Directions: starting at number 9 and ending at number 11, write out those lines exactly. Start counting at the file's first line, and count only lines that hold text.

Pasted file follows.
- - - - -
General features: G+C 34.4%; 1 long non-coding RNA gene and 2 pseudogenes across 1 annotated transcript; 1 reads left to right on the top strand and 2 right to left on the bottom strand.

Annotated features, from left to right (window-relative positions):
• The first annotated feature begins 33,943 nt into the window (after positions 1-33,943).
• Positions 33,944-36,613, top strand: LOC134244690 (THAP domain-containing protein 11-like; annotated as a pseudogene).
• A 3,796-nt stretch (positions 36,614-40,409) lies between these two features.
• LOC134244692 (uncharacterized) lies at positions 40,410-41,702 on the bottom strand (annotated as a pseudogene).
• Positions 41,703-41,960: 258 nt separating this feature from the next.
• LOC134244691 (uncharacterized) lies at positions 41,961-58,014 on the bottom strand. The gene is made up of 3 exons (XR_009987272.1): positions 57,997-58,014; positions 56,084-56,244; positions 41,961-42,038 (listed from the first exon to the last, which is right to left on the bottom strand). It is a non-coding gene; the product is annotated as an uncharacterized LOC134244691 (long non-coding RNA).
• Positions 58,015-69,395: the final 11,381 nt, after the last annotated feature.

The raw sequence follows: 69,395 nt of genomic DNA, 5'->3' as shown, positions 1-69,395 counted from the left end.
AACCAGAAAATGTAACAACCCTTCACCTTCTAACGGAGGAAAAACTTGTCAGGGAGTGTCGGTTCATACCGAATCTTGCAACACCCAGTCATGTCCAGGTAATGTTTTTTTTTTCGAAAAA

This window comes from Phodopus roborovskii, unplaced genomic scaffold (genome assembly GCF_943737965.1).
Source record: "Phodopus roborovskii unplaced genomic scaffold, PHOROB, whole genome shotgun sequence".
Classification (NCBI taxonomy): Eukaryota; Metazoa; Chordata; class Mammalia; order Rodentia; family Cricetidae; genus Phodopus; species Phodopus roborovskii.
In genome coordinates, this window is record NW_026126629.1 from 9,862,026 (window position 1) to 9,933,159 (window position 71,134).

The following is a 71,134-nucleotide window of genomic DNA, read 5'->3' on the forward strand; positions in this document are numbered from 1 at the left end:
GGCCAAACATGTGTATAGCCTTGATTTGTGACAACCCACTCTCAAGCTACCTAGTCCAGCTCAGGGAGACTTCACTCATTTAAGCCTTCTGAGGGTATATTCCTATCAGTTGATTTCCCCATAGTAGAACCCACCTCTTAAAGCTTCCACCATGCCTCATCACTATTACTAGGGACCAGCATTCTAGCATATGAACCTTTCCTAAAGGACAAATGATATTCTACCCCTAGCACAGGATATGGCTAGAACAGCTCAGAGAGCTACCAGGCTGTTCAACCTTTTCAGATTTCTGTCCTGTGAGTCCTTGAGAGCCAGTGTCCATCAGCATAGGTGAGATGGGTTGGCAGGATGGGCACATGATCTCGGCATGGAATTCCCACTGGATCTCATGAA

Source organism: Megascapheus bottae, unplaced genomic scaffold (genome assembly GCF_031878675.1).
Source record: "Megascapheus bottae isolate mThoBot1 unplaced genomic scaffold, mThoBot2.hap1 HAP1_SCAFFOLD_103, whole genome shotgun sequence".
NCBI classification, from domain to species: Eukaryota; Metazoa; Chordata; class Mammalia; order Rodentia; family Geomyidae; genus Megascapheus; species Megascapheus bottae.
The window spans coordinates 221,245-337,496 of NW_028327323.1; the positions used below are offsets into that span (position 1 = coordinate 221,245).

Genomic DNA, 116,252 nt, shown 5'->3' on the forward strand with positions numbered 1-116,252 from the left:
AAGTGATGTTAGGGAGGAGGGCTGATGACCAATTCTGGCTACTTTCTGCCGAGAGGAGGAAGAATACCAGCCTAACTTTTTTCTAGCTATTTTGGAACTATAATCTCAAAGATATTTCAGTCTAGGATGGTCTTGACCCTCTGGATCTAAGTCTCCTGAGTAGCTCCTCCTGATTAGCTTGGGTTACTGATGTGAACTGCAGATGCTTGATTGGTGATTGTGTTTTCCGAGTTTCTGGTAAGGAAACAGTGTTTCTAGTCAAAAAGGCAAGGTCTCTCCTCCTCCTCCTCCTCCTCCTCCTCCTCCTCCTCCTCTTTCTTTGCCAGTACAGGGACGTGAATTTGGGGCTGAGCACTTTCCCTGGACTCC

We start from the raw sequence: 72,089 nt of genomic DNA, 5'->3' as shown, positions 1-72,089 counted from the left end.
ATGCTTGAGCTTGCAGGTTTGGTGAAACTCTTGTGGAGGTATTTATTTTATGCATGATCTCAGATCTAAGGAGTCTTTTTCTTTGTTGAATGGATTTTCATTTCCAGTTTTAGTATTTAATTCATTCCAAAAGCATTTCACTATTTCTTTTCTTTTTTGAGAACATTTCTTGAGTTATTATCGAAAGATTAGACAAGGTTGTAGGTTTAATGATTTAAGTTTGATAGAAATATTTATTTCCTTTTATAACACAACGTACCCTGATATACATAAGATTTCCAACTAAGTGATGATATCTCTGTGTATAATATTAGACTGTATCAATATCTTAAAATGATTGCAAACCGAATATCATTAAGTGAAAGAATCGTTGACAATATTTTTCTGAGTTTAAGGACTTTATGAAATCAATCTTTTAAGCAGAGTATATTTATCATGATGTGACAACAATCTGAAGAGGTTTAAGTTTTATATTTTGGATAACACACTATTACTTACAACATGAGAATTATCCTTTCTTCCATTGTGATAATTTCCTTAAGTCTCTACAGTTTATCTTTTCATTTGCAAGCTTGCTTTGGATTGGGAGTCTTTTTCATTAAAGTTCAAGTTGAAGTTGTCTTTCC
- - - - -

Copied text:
• Positions 58,015-69,395: the final 11,381 nt, after the last annotated feature.

The raw sequence follows: 69,395 nt of genomic DNA, 5'->3' as shown, positions 1-69,395 counted from the left end.
AACCAGAAAATGTAACAACCCTTCACCTTCTAACGGAGGAAAAACTTGTCAGGGAGTGTCGGTTCATACCGAATCTTGCAACACCCAGTCATGTCCAGGTAATGTTTTTTTTTTCGAAAAA